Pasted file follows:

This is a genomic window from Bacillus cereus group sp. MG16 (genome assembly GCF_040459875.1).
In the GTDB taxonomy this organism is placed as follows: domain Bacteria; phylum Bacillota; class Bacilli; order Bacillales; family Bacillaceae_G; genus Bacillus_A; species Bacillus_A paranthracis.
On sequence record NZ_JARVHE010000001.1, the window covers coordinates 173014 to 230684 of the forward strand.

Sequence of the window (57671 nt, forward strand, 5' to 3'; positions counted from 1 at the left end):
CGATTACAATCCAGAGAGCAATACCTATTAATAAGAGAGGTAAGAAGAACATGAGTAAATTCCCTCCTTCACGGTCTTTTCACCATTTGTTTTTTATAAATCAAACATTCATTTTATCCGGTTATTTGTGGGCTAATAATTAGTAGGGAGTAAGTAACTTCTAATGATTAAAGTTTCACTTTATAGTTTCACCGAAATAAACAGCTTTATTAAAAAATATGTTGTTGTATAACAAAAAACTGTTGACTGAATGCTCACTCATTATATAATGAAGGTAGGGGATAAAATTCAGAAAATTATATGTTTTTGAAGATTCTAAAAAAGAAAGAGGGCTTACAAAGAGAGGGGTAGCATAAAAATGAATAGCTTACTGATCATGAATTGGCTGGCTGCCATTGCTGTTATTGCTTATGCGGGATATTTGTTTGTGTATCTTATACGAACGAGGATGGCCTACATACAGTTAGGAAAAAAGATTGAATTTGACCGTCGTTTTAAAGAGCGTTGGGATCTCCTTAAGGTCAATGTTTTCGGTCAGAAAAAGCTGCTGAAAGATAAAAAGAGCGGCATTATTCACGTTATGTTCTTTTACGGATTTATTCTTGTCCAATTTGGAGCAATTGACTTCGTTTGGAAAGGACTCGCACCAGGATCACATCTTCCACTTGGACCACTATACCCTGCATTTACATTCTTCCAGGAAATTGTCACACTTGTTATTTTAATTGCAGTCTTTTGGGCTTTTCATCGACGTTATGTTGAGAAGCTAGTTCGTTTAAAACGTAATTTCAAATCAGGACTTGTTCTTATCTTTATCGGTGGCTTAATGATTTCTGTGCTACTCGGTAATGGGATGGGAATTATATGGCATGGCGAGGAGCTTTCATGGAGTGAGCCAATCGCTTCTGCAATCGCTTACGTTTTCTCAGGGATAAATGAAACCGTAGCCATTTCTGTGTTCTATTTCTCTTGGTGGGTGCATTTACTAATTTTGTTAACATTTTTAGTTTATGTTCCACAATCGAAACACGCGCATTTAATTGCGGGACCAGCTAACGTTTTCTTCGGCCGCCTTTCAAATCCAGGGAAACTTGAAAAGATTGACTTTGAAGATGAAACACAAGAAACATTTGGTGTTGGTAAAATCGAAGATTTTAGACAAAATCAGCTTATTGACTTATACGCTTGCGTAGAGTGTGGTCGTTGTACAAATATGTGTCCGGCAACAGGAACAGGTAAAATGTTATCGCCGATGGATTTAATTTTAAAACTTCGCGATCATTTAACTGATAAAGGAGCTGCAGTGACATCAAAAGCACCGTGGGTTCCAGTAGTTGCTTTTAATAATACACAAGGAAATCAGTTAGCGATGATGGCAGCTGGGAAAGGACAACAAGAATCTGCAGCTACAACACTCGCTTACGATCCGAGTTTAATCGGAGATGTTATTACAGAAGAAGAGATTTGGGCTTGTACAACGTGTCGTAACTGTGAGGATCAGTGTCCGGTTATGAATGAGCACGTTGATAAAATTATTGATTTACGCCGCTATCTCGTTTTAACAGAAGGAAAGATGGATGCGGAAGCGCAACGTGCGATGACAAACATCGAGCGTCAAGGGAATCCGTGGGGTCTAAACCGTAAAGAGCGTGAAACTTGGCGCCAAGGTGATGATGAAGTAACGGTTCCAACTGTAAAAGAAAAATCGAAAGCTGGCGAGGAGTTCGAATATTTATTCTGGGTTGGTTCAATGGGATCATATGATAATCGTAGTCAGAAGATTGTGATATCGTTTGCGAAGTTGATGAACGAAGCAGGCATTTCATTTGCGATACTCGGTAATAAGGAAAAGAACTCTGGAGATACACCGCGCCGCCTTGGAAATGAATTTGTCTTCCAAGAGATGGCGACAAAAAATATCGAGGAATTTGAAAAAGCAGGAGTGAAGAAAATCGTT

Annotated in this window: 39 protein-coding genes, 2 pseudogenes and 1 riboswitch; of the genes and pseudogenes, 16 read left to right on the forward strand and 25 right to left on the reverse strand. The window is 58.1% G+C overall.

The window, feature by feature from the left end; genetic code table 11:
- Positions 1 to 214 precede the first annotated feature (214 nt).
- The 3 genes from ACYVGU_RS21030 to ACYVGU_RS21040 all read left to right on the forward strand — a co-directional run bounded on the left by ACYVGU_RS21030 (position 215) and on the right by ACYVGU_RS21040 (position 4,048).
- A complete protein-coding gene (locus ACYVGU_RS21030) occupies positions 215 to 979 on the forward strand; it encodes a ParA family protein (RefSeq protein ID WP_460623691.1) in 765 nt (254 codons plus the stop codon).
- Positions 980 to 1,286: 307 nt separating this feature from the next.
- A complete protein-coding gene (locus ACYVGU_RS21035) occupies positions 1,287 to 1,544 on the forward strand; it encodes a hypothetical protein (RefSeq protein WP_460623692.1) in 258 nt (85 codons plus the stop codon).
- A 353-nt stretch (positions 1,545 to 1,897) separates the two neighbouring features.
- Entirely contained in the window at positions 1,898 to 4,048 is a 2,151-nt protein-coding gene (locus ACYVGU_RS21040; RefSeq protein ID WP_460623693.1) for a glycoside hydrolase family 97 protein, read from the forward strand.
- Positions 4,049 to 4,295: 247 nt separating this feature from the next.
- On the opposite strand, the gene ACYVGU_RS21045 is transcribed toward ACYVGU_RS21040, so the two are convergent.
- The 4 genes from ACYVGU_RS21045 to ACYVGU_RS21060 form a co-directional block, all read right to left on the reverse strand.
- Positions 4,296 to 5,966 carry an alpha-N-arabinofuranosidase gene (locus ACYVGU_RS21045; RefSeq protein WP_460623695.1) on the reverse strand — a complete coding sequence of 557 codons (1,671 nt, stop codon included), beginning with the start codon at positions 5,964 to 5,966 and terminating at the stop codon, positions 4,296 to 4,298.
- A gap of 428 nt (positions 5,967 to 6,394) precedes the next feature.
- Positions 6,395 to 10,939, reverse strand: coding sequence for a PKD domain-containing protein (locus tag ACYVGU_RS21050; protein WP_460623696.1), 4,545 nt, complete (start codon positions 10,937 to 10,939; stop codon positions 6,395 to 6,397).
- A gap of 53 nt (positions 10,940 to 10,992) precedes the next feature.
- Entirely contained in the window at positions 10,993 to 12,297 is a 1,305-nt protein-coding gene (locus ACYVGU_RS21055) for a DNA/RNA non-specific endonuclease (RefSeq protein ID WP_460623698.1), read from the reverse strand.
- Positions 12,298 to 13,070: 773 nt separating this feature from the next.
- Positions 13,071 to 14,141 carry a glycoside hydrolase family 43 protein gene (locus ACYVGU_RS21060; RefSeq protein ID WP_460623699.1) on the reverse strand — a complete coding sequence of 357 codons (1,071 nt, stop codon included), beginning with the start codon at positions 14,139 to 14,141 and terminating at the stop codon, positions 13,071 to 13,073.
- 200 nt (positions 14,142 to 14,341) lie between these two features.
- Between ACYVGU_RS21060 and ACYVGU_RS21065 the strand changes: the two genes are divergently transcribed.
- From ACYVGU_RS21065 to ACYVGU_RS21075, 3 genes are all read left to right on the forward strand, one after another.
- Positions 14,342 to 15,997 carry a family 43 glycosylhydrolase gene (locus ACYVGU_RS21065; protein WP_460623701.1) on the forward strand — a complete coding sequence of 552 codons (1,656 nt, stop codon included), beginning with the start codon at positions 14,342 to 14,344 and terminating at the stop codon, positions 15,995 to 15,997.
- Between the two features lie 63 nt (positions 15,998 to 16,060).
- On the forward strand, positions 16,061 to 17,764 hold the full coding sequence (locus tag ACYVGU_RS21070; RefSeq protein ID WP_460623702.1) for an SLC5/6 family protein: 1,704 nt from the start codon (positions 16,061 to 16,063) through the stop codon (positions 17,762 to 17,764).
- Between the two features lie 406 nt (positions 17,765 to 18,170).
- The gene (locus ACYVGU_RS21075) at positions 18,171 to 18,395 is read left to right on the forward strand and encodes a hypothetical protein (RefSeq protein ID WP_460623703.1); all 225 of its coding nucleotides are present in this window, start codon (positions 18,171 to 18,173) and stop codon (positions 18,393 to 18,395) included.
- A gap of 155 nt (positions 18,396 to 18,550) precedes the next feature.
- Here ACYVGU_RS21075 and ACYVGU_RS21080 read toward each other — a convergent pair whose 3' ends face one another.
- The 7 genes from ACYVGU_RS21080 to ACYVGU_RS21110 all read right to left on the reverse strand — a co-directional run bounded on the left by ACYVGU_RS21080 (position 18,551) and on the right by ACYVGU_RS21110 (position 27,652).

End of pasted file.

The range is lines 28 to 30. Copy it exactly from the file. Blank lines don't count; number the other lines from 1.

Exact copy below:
- Positions 14,342 to 15,997 carry a family 43 glycosylhydrolase gene (locus ACYVGU_RS21065; protein WP_460623701.1) on the forward strand — a complete coding sequence of 552 codons (1,656 nt, stop codon included), beginning with the start codon at positions 14,342 to 14,344 and terminating at the stop codon, positions 15,995 to 15,997.
- Between the two features lie 63 nt (positions 15,998 to 16,060).
- On the forward strand, positions 16,061 to 17,764 hold the full coding sequence (locus tag ACYVGU_RS21070; RefSeq protein ID WP_460623702.1) for an SLC5/6 family protein: 1,704 nt from the start codon (positions 16,061 to 16,063) through the stop codon (positions 17,762 to 17,764).